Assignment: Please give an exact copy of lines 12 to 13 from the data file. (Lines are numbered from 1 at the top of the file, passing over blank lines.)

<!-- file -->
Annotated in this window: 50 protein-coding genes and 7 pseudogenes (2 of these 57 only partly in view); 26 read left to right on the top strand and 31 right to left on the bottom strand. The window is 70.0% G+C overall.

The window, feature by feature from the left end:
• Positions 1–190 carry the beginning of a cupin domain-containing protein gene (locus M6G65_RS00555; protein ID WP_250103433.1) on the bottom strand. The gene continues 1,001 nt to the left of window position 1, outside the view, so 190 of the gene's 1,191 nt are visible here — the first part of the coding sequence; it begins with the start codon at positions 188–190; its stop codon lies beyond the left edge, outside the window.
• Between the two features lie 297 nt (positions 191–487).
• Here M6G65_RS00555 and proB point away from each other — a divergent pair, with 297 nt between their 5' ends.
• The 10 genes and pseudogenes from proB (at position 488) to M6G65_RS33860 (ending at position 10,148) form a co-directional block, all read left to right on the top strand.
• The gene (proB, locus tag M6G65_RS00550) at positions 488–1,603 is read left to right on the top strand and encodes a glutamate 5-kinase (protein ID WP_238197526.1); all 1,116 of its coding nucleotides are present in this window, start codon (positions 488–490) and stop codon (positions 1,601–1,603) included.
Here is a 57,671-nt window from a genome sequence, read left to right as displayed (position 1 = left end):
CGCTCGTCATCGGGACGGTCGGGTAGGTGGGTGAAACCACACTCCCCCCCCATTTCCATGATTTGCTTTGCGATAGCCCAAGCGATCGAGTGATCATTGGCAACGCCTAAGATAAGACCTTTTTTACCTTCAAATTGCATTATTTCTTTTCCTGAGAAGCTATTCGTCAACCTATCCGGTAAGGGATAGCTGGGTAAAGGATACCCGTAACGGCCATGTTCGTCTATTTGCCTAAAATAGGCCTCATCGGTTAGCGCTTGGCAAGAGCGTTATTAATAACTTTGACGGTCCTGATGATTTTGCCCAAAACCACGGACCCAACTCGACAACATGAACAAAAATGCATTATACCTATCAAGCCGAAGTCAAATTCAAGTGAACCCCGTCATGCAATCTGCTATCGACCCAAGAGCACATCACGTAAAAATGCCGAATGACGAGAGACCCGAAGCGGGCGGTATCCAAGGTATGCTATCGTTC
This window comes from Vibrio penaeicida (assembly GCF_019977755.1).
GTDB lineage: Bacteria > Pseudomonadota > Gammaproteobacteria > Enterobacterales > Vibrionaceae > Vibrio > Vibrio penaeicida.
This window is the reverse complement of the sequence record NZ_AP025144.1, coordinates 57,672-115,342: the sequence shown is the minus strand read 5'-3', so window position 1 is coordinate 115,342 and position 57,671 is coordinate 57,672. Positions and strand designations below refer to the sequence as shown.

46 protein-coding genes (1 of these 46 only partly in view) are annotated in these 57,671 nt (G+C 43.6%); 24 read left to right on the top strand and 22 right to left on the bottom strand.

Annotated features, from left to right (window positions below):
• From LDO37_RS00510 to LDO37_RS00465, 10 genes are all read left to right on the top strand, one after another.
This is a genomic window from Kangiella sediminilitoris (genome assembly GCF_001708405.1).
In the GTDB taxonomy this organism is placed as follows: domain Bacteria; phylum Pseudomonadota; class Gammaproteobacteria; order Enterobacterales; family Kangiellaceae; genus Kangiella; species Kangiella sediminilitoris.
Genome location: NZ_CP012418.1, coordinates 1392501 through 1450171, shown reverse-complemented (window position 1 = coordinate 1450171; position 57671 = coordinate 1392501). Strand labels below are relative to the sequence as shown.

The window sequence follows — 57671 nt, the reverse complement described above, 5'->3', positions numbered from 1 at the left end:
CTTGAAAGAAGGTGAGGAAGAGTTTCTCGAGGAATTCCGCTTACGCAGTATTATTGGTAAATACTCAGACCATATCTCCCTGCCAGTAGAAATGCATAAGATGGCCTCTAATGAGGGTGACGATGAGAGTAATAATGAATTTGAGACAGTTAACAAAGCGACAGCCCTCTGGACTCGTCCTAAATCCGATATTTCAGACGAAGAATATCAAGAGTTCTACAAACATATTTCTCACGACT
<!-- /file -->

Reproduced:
This window is the reverse complement of the sequence record NZ_AP025144.1, coordinates 57,672-115,342: the sequence shown is the minus strand read 5'-3', so window position 1 is coordinate 115,342 and position 57,671 is coordinate 57,672. Positions and strand designations below refer to the sequence as shown.

46 protein-coding genes (1 of these 46 only partly in view) are annotated in these 57,671 nt (G+C 43.6%); 24 read left to right on the top strand and 22 right to left on the bottom strand.